Ok, I have a differentiator with an OpAmp, a resistor and a capacitor. I've calculated the response function, and I've written it in the picture.


Now, the OpAmp has a single-pole response function, that is also on the paper, and I need to see how will the final Amplitude and Phase characteristics look like (Bode Plots of course). When we substitute the two expressions, we get:

\$ \displaystyle A(s)=\frac{A_0s}{s^2+s(\omega_p + \frac{1}{RC})+\frac{\omega_p(A_0+1)}{RC}} \$

Now we have a quadratic function, and in the general case, this will look strange on a bode plot if there aren't real solutions to the equation.

I mean, looking at the theory, and what I would suppose is that this should be a nice differentiator, with an amplitude bode plot looking normally, just with a pole on higher frequencies, sth like:


But I have no idea if this is actually right, and if yes, why. Any help? :)


1 Answer 1


I see three main errors :-

First, your transfer function is missing a term in \$\omega_P\$ in the numerator.

\$A(s) = \dfrac{-A_0\omega_Ps}{s^2+s(\omega_P+\frac{1}{RC})+\frac{\omega_P(A_0+1)}{RC}}\$

Second, the natural frequency should be :-

\$\omega_{PV} = \sqrt\frac{\omega_P(A_0+1)}{RC}\$

Third, your bode plot should fall at 20dB/decade above the natural frequency.

In practice, real differentiators made this way tend to have high Q (low damping) giving a high peak in the transfer function at the natural frequency causing severe ringing. This can be reduced by putting a small resistor in series with the capacitor.

  • \$\begingroup\$ Yeah, an NF filter gets rid of that stuff right? Coming back to your second point though, how have you gotten that expression for \$\displaystyle\omega_{PV}]\$? I suppose that maybe you can say something like: \$\displaystyle A(s)\approx-\frac{A_0\omega_Ps}{(s+\omega_{PV})^2}\$, and then you get your result? \$\endgroup\$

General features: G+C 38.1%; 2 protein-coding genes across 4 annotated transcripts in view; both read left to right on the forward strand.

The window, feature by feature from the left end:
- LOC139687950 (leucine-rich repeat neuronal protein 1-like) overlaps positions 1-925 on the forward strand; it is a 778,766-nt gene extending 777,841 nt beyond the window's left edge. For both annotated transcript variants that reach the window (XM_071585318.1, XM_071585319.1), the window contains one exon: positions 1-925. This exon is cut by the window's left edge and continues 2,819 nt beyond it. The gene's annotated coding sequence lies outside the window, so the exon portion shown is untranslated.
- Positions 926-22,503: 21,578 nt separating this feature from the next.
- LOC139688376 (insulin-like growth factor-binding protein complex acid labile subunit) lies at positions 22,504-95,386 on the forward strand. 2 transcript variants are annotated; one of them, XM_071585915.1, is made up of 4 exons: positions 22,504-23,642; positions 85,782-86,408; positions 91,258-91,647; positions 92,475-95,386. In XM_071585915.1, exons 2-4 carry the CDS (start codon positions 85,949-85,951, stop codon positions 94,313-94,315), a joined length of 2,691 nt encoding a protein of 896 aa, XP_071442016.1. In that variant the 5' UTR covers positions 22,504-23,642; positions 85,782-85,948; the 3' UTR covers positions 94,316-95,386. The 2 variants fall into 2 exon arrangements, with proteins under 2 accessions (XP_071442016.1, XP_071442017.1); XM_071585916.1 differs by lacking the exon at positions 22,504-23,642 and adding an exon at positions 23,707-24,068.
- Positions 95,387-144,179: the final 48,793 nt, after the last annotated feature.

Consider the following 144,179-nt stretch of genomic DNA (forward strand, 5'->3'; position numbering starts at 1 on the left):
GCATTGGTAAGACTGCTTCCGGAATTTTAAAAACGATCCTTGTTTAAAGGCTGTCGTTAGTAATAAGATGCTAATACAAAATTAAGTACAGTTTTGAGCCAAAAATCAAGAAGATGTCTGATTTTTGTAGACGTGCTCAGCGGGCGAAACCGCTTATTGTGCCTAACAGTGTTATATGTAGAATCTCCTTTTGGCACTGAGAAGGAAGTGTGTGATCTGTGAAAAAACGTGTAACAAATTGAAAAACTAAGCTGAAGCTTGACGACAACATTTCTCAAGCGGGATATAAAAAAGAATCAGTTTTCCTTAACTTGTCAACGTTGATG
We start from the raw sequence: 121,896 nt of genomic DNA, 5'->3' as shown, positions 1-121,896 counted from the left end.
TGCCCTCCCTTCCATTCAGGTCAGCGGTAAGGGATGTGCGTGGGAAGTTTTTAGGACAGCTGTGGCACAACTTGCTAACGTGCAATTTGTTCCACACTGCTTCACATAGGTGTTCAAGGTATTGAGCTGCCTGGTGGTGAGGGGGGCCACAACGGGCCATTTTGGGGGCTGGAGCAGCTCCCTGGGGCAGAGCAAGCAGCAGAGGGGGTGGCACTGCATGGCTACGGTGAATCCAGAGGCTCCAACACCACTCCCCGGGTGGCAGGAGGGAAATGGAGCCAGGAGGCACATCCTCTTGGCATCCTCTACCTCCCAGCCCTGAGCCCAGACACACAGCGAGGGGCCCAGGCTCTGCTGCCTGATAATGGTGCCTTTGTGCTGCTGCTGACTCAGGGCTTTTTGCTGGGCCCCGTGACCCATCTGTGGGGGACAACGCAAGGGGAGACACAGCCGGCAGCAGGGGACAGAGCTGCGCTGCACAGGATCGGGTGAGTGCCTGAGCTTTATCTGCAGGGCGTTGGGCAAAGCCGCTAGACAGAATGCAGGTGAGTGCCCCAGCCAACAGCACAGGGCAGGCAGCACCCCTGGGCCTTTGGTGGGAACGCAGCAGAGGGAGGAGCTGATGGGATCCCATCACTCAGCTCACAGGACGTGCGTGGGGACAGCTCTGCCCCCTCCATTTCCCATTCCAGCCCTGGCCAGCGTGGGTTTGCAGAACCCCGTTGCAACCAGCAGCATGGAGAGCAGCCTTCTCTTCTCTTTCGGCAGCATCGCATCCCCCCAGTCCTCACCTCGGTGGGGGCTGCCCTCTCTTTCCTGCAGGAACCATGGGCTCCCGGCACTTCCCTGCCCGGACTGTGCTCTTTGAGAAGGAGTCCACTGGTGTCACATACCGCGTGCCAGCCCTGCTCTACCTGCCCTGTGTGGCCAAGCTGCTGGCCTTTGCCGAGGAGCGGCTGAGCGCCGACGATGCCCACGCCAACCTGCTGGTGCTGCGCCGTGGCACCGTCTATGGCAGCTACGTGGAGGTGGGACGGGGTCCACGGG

– Vidak
    Sep 18, 2012 at 15:01
  • \$\begingroup\$ The general form of a second-order characteristic equation (denominator) is \$s^2+2\zeta\omega_ns+\omega_n^2\$ where \$\omega_n\$ is the natural frequency and \$\zeta\$ is the damping factor. So the natural frequency is the square root of the last term. This comes from the fact that at the natural frequency, \$s^2+\omega_n^2 = 0\$. \$\endgroup\$
    – MikeJ-UK
    Sep 18, 2012 at 15:11
  • \$\begingroup\$ I don't get it, what if we have like \$\omega_{p1}=3 \frac{rad}{s}\$ and \$\omega_{p2}=5\frac{rad}{s}\$, so the denominator is:\$\displaystyle (s+5)(s+3)=s^2+8s+15\$, and then the natural frequency would be \$\omega_{PV}=\sqrt{15}\approx 4\$, and the plot would have a double pole in \$\omega=4\$, instead of two poles in \$5\$ and \$3\$, respectively? Addressing your previous point, would the characteristic look something like this? \$\endgroup\$
    – Vidak
    Sep 18, 2012 at 15:36
  • \$\begingroup\$ In the case of real roots, the idea of natural frequency doesn't really apply (although it is still the frequency of maximum gain). So yes, the natural frequency in your example is 3.87 rad/sec even though the poles are different. Your new bode plot is correct but assumes two identical roots (for example wp1=wp2=4) although if you put some real numbers in, you will usually see a peak where the two lines meet due to the poles becoming complex (low damping). \$\endgroup\$
    – MikeJ-UK
    Sep 18, 2012 at 15:54
  • \$\begingroup\$ I'm pretty rusty but the graph he drew is magnitude only. Wouldn't complex poles primarily affect the phase of the system, not the magnitude? \$\endgroup\$
    – AngryEE
    Sep 18, 2012 at 15:58

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